Secondly, he just described AS to me. In fact that description fits someone very well that I used to know in real life. Additionally I’ve read online about many different people who talk about having too much empathy and not being able to handle it or not knowing what to do with it.  I don’t care whether Graham is autistic or not, but it bugs me when people don’t seem to have done the most basic of research. It does however amuse me that the actor who played Graham in the film Manhunter is William Petersen who also played Grissom in CSI, a name that frequently pops up on supposed Aspie lists online and who is definitely on mine.

“Everyone else is growing and changing all the time, and it’s not really my jam. I’m more of a fast-blinking, stoic, removed, uncomfortably self-aware type. Like Data, or Johnny-5 or Mork or HAL or K.I.T or K-9 or Woodstock and/or Snoopy. Of course Spock probably goes without saying.”

Jeff: “Abed, the mafia movie is over.
Abed: I’m not doing a mafia movie. In fact, I don’t need to use movies or TV shows to talk to people anymore. Before, I only needed them because the day-to-day world made no sense to me, but now everyone’s speaking the same language. Chicken. I finally understand people and they finally understand me.
Abed: “Okay, if I could just take this time to share a few words of sarcasm with whoever it is that took this pen. I want to say thank you for doing this to me, for a while I thought I’d have to suffer through a puppy parade, but I much prefer being entombed alive in a mausoleum of feelings I can neither understand nor reciprocate.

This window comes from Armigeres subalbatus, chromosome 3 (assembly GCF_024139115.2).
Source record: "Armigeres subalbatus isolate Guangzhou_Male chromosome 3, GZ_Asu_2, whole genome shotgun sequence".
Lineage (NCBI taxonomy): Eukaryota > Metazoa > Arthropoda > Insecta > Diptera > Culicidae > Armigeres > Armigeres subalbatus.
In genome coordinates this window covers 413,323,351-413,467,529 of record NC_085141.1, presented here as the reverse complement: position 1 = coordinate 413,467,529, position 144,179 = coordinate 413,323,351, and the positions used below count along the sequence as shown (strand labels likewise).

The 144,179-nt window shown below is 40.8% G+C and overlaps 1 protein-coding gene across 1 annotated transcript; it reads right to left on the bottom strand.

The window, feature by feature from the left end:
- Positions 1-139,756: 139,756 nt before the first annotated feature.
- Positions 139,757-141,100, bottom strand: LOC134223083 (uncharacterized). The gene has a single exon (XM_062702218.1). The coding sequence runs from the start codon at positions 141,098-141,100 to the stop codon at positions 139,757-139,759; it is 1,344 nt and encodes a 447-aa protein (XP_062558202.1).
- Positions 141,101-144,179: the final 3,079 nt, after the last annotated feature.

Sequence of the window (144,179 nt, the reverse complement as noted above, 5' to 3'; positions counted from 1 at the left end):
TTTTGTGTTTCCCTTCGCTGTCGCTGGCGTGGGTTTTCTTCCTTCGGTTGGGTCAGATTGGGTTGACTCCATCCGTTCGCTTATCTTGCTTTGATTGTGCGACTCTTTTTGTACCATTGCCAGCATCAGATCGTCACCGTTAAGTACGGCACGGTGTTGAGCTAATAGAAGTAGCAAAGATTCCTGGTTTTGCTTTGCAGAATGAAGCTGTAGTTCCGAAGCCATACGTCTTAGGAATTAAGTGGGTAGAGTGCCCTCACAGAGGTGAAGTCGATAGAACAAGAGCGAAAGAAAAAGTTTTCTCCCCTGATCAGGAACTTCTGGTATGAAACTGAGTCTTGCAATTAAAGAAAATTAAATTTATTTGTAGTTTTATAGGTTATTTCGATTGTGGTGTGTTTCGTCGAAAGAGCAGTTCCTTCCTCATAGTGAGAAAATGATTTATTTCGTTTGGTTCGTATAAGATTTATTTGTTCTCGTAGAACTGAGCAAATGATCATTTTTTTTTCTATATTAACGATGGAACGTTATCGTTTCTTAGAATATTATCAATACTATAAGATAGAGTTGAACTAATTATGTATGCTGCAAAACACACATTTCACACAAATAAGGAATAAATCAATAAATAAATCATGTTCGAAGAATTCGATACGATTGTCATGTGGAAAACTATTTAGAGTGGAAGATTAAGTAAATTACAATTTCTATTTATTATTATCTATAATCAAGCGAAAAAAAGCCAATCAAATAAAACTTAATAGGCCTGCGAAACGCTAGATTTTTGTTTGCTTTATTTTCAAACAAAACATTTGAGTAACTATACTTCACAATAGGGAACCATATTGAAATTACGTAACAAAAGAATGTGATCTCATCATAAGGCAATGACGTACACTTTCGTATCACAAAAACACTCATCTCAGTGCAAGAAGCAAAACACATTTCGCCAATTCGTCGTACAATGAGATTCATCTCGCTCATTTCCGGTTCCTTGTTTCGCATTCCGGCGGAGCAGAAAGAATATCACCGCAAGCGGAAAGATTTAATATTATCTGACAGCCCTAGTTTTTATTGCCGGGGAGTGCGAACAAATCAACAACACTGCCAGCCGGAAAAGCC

One curious aspect of the character of Abed is the fact that Dan Harmon has talked about AS in real life and how he thinks he fits on the autistic spectrum. Is it a coincidence that one of the best autistic characters ever was written by someone who is possibly autistic themselves? Can a NT write a good autistic character?

Two episodes in particular show what I love about the character of Abed, the first is the episode in which Abed wants to take a film class but his father won’t let him, so Britta pays for it and starts off a whole battle which results in her ending up taking care of Abed. The source of conflict is that Abed is not going to the film class Britta is paying for, instead making his movie for said class whilst throwing cash around and seemingly ignoring Britta.

In the end Abed makes a short film about his childhood, a film which contains lines such as “I don’t know if you’ve noticed but Abed is not normal” and “What is wrong with you? All I want to do is take care of you.” And this exchange:
“What do you think Dad (to Jeff)?
I think you are really weird Abed, and I think the wrong person just left.”

Towards the end of the episode, Abed shows this film to his father, Jeff and Britta. His father, seeing what films mean to Abed agrees to pay for the class, saying “if films help my son be understood, I’ll pay for the class.”